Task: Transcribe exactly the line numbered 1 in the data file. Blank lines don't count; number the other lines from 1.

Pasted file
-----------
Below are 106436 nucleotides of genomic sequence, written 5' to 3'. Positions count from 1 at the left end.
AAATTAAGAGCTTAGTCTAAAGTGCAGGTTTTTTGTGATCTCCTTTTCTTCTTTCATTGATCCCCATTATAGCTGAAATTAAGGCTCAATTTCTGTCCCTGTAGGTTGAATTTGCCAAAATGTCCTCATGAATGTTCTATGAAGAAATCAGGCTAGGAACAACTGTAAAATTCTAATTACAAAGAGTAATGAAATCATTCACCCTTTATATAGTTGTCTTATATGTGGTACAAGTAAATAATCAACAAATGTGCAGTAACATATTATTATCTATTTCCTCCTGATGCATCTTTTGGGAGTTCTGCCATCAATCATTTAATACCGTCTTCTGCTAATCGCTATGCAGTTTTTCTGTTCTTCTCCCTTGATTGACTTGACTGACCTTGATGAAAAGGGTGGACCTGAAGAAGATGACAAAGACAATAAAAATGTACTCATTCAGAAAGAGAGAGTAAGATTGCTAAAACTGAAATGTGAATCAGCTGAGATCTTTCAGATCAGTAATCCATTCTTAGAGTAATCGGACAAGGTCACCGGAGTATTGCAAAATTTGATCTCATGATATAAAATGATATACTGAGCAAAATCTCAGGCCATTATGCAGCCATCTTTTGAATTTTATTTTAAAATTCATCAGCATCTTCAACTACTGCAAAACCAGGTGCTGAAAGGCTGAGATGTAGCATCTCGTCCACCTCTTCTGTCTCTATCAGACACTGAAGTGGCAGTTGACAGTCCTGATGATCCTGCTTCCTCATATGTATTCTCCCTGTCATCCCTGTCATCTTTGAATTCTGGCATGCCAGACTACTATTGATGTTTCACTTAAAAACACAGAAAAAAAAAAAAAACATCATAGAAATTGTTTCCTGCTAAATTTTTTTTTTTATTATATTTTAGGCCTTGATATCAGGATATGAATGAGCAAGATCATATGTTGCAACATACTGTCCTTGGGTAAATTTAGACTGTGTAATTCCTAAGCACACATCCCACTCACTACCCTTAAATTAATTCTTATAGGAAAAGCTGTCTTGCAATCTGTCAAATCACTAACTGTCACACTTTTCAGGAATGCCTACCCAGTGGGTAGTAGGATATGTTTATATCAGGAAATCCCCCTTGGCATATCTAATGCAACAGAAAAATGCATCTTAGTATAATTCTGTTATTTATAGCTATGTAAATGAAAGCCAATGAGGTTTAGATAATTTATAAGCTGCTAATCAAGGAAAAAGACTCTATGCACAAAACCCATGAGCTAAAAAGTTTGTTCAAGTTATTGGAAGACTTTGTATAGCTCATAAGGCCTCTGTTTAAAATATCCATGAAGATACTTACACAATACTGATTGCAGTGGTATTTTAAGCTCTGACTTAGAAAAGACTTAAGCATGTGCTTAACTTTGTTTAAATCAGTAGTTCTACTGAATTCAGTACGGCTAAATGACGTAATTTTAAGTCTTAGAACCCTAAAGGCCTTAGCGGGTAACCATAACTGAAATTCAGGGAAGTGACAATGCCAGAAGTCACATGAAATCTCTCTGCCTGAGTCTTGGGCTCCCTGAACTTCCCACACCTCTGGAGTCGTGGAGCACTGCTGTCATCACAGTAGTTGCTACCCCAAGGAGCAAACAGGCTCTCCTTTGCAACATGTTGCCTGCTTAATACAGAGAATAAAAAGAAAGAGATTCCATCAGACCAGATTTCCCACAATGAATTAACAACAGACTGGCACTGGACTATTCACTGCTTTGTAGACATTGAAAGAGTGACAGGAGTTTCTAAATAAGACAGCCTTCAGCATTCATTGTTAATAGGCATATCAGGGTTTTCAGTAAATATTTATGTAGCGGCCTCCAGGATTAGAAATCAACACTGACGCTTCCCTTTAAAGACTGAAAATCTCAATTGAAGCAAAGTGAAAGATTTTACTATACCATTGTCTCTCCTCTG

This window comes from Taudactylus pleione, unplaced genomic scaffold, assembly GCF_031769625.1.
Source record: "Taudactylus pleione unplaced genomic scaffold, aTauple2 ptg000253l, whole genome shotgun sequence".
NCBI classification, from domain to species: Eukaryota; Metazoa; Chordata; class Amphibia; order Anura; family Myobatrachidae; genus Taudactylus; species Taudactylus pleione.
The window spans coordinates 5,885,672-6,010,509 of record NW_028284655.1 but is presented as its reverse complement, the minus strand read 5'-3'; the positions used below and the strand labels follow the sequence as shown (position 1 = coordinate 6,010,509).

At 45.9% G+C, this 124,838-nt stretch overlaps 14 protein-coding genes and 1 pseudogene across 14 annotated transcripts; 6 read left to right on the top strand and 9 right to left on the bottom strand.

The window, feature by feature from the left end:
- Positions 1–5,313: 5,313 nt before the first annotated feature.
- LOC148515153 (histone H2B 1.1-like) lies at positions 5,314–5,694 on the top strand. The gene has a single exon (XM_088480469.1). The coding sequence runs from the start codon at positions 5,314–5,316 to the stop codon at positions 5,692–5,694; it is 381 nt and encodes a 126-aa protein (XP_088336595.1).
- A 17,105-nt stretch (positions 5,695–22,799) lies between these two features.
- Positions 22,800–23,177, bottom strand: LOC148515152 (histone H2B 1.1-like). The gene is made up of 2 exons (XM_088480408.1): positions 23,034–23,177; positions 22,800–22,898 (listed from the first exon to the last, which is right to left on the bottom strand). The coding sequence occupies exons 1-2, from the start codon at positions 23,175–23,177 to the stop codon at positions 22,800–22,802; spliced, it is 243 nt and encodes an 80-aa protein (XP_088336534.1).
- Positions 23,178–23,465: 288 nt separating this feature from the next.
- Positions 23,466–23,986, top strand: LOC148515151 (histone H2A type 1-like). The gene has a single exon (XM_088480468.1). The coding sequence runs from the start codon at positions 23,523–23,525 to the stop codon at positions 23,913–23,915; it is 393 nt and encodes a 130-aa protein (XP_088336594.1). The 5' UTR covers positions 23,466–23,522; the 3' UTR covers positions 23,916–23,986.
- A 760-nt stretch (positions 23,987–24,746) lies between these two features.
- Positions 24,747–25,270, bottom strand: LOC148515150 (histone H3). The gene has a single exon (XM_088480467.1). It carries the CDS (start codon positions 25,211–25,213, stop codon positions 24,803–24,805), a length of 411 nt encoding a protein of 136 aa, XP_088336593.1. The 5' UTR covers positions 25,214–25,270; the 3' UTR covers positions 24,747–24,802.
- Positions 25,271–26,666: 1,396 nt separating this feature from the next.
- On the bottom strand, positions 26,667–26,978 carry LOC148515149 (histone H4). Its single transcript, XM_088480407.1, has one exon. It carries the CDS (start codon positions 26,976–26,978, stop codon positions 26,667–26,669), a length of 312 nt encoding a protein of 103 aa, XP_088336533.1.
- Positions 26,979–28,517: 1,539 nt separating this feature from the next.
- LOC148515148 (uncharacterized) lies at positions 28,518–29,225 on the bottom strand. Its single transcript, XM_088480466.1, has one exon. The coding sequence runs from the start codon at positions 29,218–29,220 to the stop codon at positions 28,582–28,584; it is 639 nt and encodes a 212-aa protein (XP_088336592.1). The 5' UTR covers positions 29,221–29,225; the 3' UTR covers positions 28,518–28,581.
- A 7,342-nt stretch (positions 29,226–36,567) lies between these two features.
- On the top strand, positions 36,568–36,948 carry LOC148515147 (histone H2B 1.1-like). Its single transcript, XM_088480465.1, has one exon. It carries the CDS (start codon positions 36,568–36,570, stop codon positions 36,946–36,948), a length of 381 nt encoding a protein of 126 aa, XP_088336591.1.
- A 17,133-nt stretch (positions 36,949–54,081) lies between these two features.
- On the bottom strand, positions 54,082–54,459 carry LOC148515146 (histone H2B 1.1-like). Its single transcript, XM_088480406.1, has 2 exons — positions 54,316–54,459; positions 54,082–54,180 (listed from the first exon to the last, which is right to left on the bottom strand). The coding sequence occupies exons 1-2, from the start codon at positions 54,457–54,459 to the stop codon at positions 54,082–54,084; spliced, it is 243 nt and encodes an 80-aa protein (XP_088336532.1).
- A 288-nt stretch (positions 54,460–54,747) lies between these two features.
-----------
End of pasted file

Below are 106436 nucleotides of genomic sequence, written 5' to 3'. Positions count from 1 at the left end.